Are the Chemicals in your Sunscreen Harmful?
Ah, summer! The sun is shining and there’s a good chance you’ll be dipping your toes in a lake, ocean or pool. During this time, it’s very important to protect yourself from ultraviolet (UV) rays. However, it’s important to be aware of the potentially harmful chemicals found in your screen.
The sun’s ultraviolet (UV) rays do miraculous things: They provide warmth and light, nourish plants and crops, and trigger a reaction in our bodies that produces Vitamin D. Vitamin D boosts the immune system, strengthens teeth and bones, heals some chronic skin conditions and enhances mood.
However, too much of the sun can be harmful. Sunburn, photo-aging and skin cancer can result from over exposure.
Because of these dangers, most of us are quick to apply sunscreens that prevent the sun’s damaging rays. There are clear benefits to this practice, as sun damage is dangerous and irreversible.
The Many Chemicals in Sunscreens
Many sunscreens rely on chemicals, including oxybenzone, octocrylene and avobenzone to block dangerous UV rays.
In May 2019, the Journal of the American Medical Association published results of the FDA’s exploratory trial on the maximum usage of sunscreens to learn about chemical absorption into our bodies from sunscreen. Perhaps shockingly, of 24 participants applying four commercial screens, results showed blood plasma concentrations of four chemicals in screen—avobenzone, oxybenzone, octocrylene and ecamsule—that exceeded the FDA threshold for waiving toxicology studies.
FDA Orders More Safety Testing for Chemical Sunscreens
The FDA has changed its regulatory requirements for sunscreen and is asking manufacturers for additional safety data on 12 ingredients, each of which are absorbed into the body at higher rates than previously thought.
It’s important to note that both the FDA and the American Academy of Dermatology recommend that consumers continue using sunscreen. None of the 12 ingredients that merit further testing have been proven unsafe; the FDA has simply called for additional safety data.
Oxybenzone: Suspected Endocrine Disruptor
The Environmental Working Group suggests that oxybenzone, one of the most common chemical sunscreen ingredients, is a suspected endocrine disruptor, and may cause skin allergies.
Endocrine disruptors are substances that impact bodily functions including development and reproduction by affecting hormones—in this case, thyroid hormones. There is data around the impact of oxybenzone levels in the blood and its impact on pregnancy: Research indicates that pregnant women with higher oxybenzone exposure have shorter pregnancies when carrying male babies, and the chemical may impact birth weight.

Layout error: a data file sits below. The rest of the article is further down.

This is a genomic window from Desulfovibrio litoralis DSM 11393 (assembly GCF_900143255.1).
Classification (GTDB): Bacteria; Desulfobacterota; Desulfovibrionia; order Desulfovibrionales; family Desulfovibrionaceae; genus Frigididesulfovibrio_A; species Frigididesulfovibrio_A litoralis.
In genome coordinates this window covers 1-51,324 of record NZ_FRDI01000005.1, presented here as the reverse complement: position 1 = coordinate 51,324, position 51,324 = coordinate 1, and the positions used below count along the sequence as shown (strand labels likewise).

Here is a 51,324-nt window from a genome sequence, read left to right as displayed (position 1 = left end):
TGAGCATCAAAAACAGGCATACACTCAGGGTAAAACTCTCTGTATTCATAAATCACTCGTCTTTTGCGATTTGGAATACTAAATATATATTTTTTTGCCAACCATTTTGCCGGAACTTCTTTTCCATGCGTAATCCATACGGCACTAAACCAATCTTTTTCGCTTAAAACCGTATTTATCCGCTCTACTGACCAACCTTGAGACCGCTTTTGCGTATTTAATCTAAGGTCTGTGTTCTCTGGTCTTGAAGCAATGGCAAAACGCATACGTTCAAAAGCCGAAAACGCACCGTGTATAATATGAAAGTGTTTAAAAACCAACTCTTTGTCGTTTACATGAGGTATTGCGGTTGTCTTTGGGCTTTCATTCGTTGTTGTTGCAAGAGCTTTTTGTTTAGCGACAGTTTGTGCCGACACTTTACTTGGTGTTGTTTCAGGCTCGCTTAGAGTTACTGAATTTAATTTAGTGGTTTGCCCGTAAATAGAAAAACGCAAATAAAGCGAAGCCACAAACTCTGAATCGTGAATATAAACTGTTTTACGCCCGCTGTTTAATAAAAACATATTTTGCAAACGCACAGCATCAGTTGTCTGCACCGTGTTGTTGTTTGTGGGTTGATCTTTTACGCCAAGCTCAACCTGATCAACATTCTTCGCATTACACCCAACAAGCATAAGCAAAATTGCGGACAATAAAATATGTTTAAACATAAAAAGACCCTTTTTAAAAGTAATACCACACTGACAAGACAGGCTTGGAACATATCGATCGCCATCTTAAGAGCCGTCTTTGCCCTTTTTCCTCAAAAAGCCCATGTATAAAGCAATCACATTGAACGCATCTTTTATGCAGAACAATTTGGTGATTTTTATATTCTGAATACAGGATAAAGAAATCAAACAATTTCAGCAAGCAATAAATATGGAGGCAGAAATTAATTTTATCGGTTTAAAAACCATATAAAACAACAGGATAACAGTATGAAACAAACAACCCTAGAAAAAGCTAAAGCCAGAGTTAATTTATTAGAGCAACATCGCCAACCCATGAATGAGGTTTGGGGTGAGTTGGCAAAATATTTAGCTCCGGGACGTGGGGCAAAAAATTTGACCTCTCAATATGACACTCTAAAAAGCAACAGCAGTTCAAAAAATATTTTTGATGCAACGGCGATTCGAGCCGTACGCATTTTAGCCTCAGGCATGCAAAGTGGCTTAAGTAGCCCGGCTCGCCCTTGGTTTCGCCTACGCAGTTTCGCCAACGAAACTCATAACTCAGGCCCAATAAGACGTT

An Alternative to Chemical Sunscreens
Again, protecting yourself from the sun’s damaging UV rays by using sunscreen remains critically important.
Consider switching to a mineral sunscreen (containing zinc oxide or titanium dioxide) to avoid potentially harmful chemicals. Mineral screens are not absorbed into skin. Instead, these minerals stay on top of the skin as a physical block to prevent ultraviolet rays from reaching your skin.
In our next post, we’ll explore mineral screens and additional chemical-free alternatives to sun protection.
It is always important to consider the affect that personal products (not just sunscreen) have on your health. At PrimeHealth, we help our patient’s to create a safe and health-promoting environment on their skin and in their homes.
6 Sunscreen Ingredients to be aware of!
- Oxybenzone: This chemical absorbs UV radiation and has been shown to have hormone-disrupting effects in some studies. It has also been found to harm coral reefs.
- Octinoxate: Like oxybenzone, octinoxate absorbs UV radiation and has been shown to have hormone-disrupting effects.
- Octocrylene: This chemical absorbs UV radiation and has been associated with skin irritation and allergic reactions in some people.
- Homosalate: This chemical absorbs UV radiation and has been shown to disrupt hormones in animal studies.
- Retinyl palmitate: This chemical is a form of vitamin A and is added to some screens for its potential anti-aging effects. However, it has been shown to increase the risk of skin cancer when applied to the skin and exposed to UV radiation.
- Parabens: These chemicals are used as preservatives in some sunscreens and have been shown to have hormone-disrupting effects.